The Nebraska Legislature took a step toward buying a new state airplane Thursday. Meanwhile the Judiciary Committee heard arguments about requiring clinics to post signs telling women they can’t be forced to have abortions.
The issue of buying a plane for the governor and other state officials to use has been up in the air since last year. Then, Gov. Dave Heineman proposed buying a used plane the state had been leasing from the University of Nebraska Foundation, for $2.2 million. The Legislature opted for a study instead.
That study said it would be more economical in the long run to buy a new plane for $3.8 million. Omaha Sen. Bob Krist, himself a pilot, is leading the effort to get the Legislature to authorize that purchase. His effort drew support from senators who said it’s important for the governor to be able to get around the state.
But Omaha Sen. Ernie Chambers suggested a governor could use the plane to score political points by going to things like ribbon-cuttings. “The governorship is a highly political and politicized office. This plane can be used for campaign purposes,” Chambers said.
Sen. Jim Scheer of Norfolk was among those supporting the purchase. Scheer recalled that when he was a member of the State Board of Education, he had joined the governor and other officials flying to Scottsbluff to observe a school where students were doing exceptionally well in reading. “If we had not had the availability of that plane, that trip would never have taken place. And there are some innovations and changes to innovations that are directly attributed to that trip. So it’s not just the governor flying around cutting ribbons,” Scheer said.
Senators voted 31-3 to give the bill the first of three approvals it would need to be sent to the governor.
Thursday afternoon, the Judiciary Committee heard arguments for and against a bill by Sen. Bill Kintner of Papillion requiring clinics to post signs telling women they can’t be forced to have abortions.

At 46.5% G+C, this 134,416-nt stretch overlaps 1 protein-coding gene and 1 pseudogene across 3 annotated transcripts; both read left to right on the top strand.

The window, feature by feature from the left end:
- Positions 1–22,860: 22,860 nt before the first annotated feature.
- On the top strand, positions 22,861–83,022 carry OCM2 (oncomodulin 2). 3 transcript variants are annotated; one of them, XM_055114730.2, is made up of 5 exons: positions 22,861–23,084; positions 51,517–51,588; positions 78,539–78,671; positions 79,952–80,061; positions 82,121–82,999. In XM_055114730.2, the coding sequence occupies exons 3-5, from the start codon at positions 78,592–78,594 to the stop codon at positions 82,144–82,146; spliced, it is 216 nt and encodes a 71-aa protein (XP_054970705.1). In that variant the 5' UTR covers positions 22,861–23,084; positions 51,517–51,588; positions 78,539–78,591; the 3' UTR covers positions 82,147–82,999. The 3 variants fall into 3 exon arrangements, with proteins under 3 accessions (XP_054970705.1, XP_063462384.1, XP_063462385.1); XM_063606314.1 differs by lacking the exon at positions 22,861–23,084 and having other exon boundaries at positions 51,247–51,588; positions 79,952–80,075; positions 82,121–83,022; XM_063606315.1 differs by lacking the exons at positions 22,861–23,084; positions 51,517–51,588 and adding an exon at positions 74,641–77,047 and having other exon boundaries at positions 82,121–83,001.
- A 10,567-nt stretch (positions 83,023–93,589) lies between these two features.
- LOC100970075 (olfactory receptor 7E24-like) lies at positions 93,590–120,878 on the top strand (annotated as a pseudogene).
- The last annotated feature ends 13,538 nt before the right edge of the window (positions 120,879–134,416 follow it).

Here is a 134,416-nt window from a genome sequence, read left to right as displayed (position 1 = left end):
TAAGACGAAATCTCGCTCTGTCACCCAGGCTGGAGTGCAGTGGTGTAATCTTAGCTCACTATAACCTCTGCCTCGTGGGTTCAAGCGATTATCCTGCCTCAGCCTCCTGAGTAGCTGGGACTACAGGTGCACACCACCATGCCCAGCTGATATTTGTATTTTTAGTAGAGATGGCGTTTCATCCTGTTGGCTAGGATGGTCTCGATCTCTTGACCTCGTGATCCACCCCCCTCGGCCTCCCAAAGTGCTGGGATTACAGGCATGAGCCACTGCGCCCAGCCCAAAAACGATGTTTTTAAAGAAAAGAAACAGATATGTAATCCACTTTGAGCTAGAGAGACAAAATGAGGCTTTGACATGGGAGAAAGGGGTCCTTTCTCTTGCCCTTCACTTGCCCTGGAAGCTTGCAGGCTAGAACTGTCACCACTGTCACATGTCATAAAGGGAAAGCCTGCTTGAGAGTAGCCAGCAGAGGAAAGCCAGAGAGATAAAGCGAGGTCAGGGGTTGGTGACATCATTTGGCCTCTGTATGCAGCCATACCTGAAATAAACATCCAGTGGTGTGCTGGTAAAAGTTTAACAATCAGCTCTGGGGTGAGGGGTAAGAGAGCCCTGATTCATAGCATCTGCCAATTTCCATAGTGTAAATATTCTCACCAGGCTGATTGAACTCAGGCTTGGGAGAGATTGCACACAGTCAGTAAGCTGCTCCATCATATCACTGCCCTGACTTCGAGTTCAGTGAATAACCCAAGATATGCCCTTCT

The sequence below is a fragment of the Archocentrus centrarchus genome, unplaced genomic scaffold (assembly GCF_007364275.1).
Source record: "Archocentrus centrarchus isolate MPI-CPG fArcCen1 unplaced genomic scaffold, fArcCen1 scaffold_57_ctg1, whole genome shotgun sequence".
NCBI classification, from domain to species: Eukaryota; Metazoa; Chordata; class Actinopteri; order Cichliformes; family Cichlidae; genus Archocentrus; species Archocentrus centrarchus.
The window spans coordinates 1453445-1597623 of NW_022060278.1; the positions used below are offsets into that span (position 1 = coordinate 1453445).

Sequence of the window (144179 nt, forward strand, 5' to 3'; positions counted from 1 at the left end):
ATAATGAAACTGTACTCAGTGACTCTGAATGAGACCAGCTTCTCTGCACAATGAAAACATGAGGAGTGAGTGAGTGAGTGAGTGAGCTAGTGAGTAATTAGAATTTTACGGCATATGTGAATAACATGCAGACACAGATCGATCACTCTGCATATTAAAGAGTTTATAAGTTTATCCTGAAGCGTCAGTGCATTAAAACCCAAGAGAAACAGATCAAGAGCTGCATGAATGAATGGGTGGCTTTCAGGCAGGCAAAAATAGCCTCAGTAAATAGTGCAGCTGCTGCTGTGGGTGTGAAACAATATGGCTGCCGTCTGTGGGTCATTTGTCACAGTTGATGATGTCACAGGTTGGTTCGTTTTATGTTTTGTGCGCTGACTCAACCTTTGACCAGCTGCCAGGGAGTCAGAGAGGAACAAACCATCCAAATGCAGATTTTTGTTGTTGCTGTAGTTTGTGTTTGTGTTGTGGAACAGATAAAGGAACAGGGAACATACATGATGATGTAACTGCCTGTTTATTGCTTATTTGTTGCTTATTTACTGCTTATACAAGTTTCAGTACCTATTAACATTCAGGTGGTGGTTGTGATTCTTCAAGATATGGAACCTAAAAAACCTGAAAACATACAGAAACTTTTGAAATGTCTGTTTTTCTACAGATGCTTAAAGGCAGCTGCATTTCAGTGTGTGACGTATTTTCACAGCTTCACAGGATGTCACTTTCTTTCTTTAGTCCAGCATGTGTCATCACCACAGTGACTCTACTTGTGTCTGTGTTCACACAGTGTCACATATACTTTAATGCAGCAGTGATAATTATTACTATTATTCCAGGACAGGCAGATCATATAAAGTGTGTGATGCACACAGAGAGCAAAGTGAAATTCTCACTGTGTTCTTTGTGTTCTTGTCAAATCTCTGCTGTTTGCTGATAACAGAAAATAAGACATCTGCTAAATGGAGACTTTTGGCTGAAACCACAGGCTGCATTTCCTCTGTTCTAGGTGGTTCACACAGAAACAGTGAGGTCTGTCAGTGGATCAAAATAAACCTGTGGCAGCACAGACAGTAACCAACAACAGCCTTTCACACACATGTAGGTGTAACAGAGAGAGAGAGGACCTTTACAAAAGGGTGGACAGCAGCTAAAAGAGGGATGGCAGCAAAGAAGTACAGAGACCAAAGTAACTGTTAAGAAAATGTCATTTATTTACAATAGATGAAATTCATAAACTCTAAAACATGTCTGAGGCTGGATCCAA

Olivia Gans Turner of American Victims of Abortion said she had an abortion under pressure from her boyfriend 33 years ago, but if there had been such a sign in the clinic, she might not have. Turner called the proposal reasonable and moderate. “It doesn’t force anyone to do anything except that it requires our abortion providers to put in place in this state some kind of protection so women who might be facing coercion, either from a parent, a counselor, a family member or a boyfriend, or perhaps the abortion staff itself, to think again and say ‘I don’t have to do this. I can make another decision,’” she said.
Alan Peterson opposed the bill on behalf of ACLU Nebraska. Peterson said courts have said freedom of speech includes the right to be silent. “I’ve got a right not to salute the flag. I’ve got a right not to say the Pledge of Allegiance. And people in this country have the right not to be the bearer of the government’s message by being forced to put on the wall of your house or your clinic or your hospital or whatever, something the government wants you to say,” he said.
The committee took no immediate action on the proposal.